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Can Eye Strain Cause Headaches?

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No one enjoys a headache, especially if they happen regularly. If you experience frequent headaches, could eye strain be the cause? A visit to your eye doctor may help you better understand what’s causing your headaches. 

Before you reach out to your optometrist, continue reading to learn more about eye strain, including if it can cause headaches. 

Can Eye Strain Cause Headaches? 

Yes, eye strain can cause headaches. It’s a common symptom of eye strain, which happens when you spend extended time focusing on certain tasks, like computer work. 

What Is Eye Strain? 

Eye strain occurs when your eyes become tired and irritated from extended focus and use. This condition isn’t damaging to your eyes and typically goes away once you rest or improve your discomfort. However, eye strain can significantly affect your quality of life when you experience it, affecting your ability to focus and enjoy daily activities.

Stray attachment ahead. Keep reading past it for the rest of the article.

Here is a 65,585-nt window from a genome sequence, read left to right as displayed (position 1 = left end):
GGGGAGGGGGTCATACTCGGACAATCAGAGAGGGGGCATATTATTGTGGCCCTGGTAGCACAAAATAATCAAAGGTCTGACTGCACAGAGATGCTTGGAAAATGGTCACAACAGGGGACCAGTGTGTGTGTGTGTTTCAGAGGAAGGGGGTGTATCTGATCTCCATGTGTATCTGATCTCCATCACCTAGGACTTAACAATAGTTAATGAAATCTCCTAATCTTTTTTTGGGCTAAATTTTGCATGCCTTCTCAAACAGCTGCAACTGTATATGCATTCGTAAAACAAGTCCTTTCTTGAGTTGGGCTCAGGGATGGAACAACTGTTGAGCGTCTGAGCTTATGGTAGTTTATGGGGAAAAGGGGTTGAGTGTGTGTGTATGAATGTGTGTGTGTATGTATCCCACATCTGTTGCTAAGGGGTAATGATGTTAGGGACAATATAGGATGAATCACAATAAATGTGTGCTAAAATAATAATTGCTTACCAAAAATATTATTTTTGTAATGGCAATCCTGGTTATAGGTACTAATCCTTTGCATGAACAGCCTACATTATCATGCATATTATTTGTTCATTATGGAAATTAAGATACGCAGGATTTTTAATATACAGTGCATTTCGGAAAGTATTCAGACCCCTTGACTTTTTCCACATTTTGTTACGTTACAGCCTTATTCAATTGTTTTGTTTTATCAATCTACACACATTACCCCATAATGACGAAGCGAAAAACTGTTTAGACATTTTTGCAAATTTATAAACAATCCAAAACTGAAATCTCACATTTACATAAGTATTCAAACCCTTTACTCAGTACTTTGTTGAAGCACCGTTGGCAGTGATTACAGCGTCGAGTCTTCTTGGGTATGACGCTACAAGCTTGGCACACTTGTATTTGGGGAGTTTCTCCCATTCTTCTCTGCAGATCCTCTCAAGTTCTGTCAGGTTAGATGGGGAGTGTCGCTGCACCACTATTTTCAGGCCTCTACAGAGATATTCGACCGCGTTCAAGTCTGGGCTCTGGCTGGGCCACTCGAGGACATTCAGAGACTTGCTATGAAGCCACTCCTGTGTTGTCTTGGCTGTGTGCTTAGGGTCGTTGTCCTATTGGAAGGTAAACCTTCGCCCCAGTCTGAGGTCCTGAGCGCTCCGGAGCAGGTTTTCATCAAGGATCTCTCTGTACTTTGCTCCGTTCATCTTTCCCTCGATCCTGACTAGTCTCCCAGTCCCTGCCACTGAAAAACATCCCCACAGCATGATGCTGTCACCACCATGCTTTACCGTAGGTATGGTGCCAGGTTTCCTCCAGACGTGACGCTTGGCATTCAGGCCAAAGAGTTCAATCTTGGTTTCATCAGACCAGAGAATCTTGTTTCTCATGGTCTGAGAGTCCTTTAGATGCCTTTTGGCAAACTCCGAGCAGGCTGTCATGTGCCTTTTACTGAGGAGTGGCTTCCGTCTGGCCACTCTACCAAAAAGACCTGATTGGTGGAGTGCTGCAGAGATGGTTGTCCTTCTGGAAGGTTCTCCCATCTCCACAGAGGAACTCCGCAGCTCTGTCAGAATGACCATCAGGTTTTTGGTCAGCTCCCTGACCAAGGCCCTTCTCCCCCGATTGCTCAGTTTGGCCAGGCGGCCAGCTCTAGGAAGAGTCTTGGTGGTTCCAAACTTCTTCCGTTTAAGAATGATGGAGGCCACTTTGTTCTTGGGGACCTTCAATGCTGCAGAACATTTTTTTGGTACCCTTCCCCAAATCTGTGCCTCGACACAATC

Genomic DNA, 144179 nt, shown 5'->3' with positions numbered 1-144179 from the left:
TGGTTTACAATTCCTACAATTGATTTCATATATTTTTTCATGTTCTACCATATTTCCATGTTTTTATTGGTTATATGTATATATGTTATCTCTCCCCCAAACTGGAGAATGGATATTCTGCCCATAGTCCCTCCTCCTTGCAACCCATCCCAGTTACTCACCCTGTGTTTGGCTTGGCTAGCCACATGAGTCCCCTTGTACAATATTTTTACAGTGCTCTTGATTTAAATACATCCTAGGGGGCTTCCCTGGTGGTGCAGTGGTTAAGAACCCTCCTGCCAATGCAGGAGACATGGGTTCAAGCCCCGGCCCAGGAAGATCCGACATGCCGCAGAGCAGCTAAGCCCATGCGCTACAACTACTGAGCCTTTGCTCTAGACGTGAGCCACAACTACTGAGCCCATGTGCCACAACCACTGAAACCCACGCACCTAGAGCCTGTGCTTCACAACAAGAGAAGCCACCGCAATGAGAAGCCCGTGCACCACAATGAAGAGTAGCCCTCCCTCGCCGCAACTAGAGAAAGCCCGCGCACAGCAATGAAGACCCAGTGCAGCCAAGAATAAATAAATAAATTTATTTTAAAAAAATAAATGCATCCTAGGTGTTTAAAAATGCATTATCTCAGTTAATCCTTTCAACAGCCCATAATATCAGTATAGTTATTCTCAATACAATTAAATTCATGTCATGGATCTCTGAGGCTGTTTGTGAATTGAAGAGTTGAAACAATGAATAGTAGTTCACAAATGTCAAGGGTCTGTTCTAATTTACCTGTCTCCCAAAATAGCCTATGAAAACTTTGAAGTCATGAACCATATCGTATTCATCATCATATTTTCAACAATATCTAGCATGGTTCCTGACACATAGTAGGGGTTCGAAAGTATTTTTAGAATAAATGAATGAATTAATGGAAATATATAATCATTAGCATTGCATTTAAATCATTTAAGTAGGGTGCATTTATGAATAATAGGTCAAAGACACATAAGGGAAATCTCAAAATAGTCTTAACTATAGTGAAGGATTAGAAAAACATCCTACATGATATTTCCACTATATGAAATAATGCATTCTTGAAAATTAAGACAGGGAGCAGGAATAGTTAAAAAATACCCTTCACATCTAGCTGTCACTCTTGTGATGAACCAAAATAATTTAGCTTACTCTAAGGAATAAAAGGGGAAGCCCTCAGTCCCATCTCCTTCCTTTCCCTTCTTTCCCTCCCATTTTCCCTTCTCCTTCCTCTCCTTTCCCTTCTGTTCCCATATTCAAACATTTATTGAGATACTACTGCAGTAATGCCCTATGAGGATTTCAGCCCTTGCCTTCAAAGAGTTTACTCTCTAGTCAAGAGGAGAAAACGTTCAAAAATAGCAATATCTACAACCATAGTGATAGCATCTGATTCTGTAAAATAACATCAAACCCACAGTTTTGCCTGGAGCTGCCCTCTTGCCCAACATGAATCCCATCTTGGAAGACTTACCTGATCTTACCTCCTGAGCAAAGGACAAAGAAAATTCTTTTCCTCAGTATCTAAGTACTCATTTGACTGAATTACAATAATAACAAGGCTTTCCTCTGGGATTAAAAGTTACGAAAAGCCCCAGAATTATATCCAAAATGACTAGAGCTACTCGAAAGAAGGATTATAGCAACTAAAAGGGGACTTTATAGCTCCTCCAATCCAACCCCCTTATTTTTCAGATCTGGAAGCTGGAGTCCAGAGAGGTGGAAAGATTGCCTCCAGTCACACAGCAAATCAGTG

Some common symptoms of eye strain include: 

  • Sore, tired, or itchy eyes
  • Watery eyes
  • Dry eyes
  • Blurry or double vision
  • Headache
  • Sore neck or shoulders
  • Light sensitivity
  • Trouble focusing
  • Difficulty keeping your eyes open

You can experience eye strain during any activity involving intense focus, including reading, driving, close-up work, or digital device use. 

Digital Eye Strain

Digital eye strain is a term to describe discomfort and irritation when using digital devices like phones, computers, tablets, or other devices. With how often the average American worker spends on their computer (7 hours!), it’s no surprise many people struggle with regular discomfort. 

While digital eye strain symptoms go away with time, they’re still annoying to deal with. Tired eyes, blurry vision, and headaches can worsen your day. However, you can prevent or relieve these symptoms with help from your eye doctor. 

They can review your digital habits and see how they can improve your digital device use. 

What Causes Digital Eye Strain?